By Gordon W. Stead
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Extra resources for A Leaf upon the Sea: A Small Ship in the Mediterranean, 1941-1943
We had no satellite or inertial navigation, no Omega or loran, no radar or echo sounder, and, in small craft, no gyro compass, but we got there just the same. I took sights with the sextant on stars at dawn and dusk and the sun at noon from my lively ML platform. In keeping with the practice of the Navy with ships in company on an ocean passage, the four destroyers and those MLs which chose to do so exchanged their estimates of our noon position by means of festive flag hoists. When at last we made the land, I was pleased to find that my reckoning was as close as any in that proper Navy company.
The boats of the 9th were being fitted with two new pieces of equipment. The first was a small refrigerator mounted in the wardroom flat. I put on some pressure to get one, too, since we were to live in the same climate. I got my way, and this acquisition was to make 126 the social centre of the 3rd as we could provide ice for drinks. The second addition was armour plate for the sides of the bridge and as shields for the two pairs of Lewis guns. I had more trouble over this for the Admiralty requisition referred only to the 9th, but after I had harangued the staff for weeks, the authorities relented at the last minute and the armour was put on board for installation in Gibraltar.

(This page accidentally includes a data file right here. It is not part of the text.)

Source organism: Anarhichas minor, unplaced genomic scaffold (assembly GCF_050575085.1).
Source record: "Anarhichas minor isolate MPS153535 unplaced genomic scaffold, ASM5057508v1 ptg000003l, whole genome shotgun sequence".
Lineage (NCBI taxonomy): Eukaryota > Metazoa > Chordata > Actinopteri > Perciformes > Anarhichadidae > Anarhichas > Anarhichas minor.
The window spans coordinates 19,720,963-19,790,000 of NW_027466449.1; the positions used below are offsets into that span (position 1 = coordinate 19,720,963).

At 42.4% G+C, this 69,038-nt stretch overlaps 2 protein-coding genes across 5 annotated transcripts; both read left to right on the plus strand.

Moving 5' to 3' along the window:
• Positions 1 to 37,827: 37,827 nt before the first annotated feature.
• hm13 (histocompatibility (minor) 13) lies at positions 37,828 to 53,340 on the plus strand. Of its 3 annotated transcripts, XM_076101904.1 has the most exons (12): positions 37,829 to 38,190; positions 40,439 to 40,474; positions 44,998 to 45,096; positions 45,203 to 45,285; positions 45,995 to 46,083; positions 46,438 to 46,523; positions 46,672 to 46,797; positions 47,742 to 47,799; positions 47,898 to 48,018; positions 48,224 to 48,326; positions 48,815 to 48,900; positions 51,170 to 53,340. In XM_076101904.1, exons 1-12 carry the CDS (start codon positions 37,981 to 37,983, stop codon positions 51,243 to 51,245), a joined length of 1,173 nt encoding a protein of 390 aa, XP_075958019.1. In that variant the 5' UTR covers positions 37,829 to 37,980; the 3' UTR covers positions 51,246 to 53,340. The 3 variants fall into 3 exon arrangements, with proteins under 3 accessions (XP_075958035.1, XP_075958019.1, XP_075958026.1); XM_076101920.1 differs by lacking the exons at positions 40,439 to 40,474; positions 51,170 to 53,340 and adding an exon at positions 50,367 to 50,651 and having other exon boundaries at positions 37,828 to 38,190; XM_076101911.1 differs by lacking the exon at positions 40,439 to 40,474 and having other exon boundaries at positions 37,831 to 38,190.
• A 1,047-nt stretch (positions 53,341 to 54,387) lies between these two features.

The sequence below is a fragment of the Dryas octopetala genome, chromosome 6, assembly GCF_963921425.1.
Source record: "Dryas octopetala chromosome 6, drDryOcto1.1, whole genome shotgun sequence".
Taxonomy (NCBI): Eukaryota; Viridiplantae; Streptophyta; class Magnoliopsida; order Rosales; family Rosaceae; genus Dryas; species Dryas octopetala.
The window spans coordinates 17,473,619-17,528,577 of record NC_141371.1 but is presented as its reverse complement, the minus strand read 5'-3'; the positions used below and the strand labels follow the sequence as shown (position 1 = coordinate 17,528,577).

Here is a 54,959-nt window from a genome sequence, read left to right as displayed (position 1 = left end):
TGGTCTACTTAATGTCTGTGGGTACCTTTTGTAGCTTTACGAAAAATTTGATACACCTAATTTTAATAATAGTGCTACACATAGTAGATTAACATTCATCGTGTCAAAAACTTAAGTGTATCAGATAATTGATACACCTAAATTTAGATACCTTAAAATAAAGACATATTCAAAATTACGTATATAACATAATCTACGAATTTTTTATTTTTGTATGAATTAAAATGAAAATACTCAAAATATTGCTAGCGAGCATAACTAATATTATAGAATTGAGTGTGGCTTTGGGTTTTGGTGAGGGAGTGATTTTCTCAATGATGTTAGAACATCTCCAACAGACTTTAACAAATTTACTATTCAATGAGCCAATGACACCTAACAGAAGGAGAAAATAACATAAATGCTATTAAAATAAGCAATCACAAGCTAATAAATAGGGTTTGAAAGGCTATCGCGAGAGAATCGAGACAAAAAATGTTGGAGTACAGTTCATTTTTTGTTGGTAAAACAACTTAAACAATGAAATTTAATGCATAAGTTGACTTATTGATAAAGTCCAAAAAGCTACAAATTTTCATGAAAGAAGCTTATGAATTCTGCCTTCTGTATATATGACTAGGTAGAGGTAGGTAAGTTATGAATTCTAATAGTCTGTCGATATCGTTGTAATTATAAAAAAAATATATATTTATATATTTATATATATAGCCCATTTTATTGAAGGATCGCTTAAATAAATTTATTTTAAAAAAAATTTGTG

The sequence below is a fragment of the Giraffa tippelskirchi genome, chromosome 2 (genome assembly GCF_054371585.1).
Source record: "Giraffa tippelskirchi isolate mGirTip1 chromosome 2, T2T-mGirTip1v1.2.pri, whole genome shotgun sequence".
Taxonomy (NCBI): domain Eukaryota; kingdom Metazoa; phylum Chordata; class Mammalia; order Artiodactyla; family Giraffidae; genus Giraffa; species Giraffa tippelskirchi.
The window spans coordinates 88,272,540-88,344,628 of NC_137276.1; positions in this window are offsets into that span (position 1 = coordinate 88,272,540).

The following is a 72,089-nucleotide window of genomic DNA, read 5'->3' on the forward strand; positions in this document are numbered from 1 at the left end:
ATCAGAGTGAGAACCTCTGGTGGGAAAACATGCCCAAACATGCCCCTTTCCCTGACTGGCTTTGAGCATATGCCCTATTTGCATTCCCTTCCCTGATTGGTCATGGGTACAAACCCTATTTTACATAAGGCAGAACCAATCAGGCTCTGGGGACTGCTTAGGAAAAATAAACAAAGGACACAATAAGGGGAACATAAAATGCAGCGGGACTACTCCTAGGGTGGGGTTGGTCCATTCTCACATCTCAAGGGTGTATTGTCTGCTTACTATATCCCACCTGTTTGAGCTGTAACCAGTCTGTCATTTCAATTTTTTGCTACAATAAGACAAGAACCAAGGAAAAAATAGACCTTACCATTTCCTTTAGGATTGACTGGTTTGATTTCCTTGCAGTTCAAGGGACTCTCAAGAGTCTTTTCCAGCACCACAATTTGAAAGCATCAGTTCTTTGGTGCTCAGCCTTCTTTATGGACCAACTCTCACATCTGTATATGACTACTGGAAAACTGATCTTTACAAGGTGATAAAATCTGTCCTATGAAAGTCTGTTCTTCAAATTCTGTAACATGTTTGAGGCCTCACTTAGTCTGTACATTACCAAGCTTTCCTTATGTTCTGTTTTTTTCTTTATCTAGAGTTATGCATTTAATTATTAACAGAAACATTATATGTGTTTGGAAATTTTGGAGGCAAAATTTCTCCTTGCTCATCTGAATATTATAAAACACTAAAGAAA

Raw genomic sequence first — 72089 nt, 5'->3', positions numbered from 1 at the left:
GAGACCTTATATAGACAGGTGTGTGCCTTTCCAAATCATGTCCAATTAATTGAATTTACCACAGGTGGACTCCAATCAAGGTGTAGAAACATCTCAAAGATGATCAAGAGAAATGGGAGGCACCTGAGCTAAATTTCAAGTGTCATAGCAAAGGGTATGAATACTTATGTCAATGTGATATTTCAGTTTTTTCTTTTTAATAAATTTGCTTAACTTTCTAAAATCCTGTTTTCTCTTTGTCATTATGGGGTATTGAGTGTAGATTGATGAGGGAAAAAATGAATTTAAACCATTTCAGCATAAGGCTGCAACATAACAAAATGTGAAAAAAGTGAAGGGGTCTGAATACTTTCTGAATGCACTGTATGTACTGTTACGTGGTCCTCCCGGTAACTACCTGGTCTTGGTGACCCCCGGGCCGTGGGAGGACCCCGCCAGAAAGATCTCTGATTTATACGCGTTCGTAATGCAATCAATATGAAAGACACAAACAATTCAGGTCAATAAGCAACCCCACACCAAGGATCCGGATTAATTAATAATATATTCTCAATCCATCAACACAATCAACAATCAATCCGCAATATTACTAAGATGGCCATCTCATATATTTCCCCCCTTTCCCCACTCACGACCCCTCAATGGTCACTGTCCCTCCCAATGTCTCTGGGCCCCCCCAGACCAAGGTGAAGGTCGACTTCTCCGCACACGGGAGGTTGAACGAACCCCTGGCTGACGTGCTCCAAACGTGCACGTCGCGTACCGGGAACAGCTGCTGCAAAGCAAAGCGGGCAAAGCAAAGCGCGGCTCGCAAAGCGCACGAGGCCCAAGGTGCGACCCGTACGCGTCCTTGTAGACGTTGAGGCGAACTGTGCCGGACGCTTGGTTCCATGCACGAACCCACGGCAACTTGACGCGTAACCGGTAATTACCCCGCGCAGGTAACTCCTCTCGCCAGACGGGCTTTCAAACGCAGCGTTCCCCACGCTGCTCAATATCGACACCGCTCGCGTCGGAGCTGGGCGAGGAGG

Early in July four destroyers of the 8th Flotilla, led by LieutenantCommander Norris, RN, in HMS Firedrake, arrived in Plymouth. Immediately we set about trying out the towing gear. It failed miserably. Ten miles outside Plymouth, off the Eddystone Light in a dead flat calm, we all hooked on, the MLs shut down their engines, and off we went. But without engines, the MLs had no power steering, and they yawed from side to side as the helmsmen laboriously worked the wheel to try to keep on a steady course.